Smartphone Screens Will be Made out of Sapphire

Manufactured sapphire—a material that’s used as transparent armor on military vehicles—could become cheap enough to replace the glass display covers on mobile phones. That could mean smartphone screens that don’t crack when you drop them and can’t be scratched with keys, or even by a concrete sidewalk.

Sapphire, a crystalline form of aluminum oxide, probably won’t ever be as cheap as Gorilla Glass, the durable material from Corning that’s used to make screens on iPhones and other smartphones. A Gorilla Glass display costs less than $3, while a sapphire display would cost about $30. But that could fall below $20 in a couple of years thanks to increased competition and improving technology, says Eric Virey, an analyst for the market research firm Yole Développement. And since sapphire performs better than glass, that price could make it cheap enough to compete.

By some measures, Sapphire is three times stronger than Gorilla Glass, and it is also about three times more scratch resistant. That’s why Apple uses it now to protect the camera on its iPhone 5. Virey says that all major mobile-phone makers are considering using sapphire to replace glass. Some high-end smartphones should be using sapphire in 2013.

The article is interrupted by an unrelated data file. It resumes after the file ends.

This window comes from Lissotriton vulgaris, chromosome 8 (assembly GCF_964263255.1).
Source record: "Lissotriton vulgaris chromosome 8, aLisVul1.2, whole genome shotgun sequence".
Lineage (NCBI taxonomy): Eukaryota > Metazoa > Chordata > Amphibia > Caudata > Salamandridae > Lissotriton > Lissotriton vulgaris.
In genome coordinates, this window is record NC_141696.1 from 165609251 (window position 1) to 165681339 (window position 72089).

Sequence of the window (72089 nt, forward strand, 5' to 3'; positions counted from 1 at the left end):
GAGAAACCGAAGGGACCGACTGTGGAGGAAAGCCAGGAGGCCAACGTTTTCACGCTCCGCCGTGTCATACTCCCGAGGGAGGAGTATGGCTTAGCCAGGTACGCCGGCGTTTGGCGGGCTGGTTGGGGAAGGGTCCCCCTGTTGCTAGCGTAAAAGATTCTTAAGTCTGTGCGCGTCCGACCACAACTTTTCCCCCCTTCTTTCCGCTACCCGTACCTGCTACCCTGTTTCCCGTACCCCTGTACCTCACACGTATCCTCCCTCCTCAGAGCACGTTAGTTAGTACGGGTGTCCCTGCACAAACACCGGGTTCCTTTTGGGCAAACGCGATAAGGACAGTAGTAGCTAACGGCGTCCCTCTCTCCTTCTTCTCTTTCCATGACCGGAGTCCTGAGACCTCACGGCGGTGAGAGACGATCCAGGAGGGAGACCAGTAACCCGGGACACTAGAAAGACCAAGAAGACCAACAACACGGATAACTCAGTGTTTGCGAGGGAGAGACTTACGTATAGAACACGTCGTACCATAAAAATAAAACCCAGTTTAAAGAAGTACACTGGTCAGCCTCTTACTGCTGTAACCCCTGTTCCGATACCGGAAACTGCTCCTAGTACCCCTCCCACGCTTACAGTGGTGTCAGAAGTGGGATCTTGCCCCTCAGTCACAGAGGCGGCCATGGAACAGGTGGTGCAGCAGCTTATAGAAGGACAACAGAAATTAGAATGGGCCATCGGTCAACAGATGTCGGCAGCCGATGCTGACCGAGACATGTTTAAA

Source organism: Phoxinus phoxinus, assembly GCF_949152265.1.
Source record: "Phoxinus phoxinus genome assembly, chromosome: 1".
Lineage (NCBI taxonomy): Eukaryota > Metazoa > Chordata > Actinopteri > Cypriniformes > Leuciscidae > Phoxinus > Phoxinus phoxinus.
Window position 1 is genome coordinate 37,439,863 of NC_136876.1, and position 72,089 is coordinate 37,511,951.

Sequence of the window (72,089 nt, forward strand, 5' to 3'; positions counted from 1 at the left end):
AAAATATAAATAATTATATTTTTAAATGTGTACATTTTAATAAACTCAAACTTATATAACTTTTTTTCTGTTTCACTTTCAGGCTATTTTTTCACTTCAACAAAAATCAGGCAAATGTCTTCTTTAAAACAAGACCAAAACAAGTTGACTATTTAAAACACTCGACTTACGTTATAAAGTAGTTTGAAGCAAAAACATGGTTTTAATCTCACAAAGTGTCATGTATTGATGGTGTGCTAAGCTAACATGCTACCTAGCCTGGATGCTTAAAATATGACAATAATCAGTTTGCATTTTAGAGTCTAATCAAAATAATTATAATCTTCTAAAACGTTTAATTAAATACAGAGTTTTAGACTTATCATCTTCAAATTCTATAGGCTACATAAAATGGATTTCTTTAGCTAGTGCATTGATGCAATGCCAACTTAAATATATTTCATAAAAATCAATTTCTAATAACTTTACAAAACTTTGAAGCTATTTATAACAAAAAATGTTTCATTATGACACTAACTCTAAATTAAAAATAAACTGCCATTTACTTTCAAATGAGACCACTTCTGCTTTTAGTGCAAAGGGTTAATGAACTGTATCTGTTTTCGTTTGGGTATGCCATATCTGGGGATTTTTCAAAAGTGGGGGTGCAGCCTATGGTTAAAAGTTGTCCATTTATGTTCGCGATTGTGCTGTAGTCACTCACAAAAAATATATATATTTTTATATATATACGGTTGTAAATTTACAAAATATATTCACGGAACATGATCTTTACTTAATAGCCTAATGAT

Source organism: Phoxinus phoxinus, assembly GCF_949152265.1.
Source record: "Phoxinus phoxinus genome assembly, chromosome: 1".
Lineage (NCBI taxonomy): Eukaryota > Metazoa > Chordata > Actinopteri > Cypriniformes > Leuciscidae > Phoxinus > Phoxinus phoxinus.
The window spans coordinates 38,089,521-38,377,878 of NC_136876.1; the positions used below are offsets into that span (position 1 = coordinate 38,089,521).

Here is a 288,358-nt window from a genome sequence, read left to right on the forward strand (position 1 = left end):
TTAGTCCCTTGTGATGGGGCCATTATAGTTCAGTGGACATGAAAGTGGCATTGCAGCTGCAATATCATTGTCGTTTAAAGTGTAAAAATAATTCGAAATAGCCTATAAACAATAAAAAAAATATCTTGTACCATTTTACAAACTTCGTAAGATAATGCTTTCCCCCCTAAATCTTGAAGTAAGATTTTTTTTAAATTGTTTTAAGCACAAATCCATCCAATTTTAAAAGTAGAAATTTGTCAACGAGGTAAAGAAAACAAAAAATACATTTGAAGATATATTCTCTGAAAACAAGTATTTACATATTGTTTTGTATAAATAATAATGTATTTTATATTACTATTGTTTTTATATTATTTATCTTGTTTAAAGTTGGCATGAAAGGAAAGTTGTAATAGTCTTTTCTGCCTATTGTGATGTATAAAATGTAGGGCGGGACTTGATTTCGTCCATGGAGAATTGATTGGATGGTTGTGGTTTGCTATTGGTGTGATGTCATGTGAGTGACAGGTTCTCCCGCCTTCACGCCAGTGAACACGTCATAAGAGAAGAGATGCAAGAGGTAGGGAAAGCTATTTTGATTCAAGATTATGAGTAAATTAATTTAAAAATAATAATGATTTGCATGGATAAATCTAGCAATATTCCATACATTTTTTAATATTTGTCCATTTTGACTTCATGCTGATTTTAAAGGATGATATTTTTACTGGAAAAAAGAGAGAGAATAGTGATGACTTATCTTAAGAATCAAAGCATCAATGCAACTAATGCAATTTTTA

Crystal clear: These unpolished, uncut boules of manufactured-sapphire crystal weigh 130 kilograms (left) and 100 kilograms (right).

An alternative to using pure sapphire is to laminate an ultrathin layer of sapphire with another, cheaper transparent material, maintaining much of the performance advantage of sapphire at a cost comparable to that of the glass typical in mobile-phone displays.

For this purpose, GT Advanced Technologies, based in Nashua, New Hampshire, is developing a method for making sapphire sheets thinner than a human hair—much thinner than the nearly millimeter-thick glass used now on mobile phones.

To make the sapphire, aluminum oxide is melted down in a specialized furnace and then allowed to slowly cool to form a large crystal. That crystal is then cut with a diamond-coated wire saw. GT designs its furnaces so that they can be cheaply upgraded to make ever larger crystals as the technology improves, allowing customers to increase production without buying new equipment.

GT is more optimistic about prices than Virey, estimating that sapphire displays might cost only three to four times as much as those made from Gorilla Glass. People at the company say prices will fall further as GT improves its furnaces, and as the manufacturers that buy those furnaces streamline their operations.

SOURCE – Technology Review

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